“Since we live by the Spirit, let us keep in step with the Spirit.”Galatians 5:25 (NIV)
We must learn to move with the Spirit’s priorities. Yes we should plan, but we also need to pay attention to what God is already doing and then join Him in it! You will find yourself very busy, and very fulfilled. But guess what? You will not be able to “keep in step with the Spirit” if you haven’t worked at cleaning up your past. This verse comes on the heels of those famous “Fruit of the Spirit!” As His fruits increase in our lives, we will increasingly keep step with His priorities, and although we will be busy, our hearts will be full and rested.
Are you tired after a busy summer? I would encourage you to do several things.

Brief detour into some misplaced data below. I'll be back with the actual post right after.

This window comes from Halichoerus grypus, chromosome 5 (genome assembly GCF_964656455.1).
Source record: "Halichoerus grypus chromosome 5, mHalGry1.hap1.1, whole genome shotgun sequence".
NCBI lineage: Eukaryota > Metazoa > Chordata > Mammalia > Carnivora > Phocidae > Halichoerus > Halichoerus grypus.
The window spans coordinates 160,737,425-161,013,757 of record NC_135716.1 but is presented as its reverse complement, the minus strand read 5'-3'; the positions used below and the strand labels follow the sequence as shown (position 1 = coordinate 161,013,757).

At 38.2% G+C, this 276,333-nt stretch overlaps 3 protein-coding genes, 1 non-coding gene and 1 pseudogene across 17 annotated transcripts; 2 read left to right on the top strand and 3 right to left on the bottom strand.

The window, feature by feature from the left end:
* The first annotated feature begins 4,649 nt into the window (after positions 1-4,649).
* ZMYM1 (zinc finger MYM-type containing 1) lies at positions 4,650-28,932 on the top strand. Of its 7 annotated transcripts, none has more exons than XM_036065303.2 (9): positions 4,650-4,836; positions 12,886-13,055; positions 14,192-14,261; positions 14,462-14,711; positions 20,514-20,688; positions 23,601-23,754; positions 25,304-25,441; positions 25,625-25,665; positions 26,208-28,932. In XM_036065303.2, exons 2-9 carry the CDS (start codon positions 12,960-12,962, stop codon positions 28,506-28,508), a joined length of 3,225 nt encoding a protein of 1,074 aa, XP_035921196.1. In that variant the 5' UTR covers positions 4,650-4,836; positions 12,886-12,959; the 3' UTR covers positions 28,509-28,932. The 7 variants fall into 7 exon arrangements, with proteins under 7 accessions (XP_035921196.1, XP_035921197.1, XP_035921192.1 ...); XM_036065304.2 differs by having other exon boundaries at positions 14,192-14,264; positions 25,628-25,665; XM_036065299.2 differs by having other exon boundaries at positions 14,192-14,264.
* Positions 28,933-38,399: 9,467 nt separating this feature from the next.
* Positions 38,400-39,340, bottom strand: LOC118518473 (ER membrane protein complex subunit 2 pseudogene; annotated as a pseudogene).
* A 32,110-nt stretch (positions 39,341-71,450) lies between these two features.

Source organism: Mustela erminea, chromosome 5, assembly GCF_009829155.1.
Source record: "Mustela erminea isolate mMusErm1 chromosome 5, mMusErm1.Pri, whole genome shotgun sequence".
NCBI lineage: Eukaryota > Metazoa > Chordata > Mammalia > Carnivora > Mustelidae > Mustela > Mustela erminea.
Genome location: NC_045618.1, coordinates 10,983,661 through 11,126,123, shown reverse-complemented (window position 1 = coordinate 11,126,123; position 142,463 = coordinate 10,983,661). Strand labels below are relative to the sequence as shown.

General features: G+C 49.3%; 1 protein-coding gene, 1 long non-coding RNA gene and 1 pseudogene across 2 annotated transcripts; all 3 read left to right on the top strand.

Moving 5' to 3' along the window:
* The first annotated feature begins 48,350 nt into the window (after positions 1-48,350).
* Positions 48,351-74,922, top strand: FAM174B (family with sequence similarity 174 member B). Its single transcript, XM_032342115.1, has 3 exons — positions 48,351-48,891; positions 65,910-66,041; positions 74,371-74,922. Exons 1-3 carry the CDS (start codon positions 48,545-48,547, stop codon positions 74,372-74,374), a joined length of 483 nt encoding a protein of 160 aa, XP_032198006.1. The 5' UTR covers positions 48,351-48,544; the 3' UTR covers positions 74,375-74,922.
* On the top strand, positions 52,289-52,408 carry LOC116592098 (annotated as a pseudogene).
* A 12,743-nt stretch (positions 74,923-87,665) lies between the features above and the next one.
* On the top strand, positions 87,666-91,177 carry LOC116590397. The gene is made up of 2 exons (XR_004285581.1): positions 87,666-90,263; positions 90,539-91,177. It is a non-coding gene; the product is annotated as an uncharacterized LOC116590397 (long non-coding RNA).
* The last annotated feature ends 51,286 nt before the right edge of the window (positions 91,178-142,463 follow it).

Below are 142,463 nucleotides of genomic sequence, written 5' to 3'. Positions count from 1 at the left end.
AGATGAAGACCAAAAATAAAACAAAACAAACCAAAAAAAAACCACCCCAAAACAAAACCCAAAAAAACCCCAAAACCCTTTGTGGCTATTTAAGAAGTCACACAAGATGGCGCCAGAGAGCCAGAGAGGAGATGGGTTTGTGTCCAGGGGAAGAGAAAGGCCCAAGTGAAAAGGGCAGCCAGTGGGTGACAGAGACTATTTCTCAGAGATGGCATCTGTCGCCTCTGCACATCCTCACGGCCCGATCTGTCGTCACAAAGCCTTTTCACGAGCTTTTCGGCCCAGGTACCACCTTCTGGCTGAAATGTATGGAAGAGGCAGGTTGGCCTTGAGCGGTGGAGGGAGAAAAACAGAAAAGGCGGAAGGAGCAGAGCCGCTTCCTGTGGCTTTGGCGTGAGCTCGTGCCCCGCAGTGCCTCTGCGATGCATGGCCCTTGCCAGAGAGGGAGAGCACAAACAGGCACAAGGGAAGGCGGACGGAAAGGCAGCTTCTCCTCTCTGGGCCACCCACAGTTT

- Write down all the things God accomplished in the past few months. Then ask Him if you forgot anything. And then worship Him for it.
- Ask the Father to gently show you areas of your past that are making you tired today. Is there unconfessed sin? People you need to forgive? People you need to ask for forgiveness from? Are there wounds that Jesus wants to address?
- Ask Jesus for His perspective as you go into a new season of busyness as school starts and programs kick off. Ask Him to help you plan and have the flexibility to change those plans as He sees fit.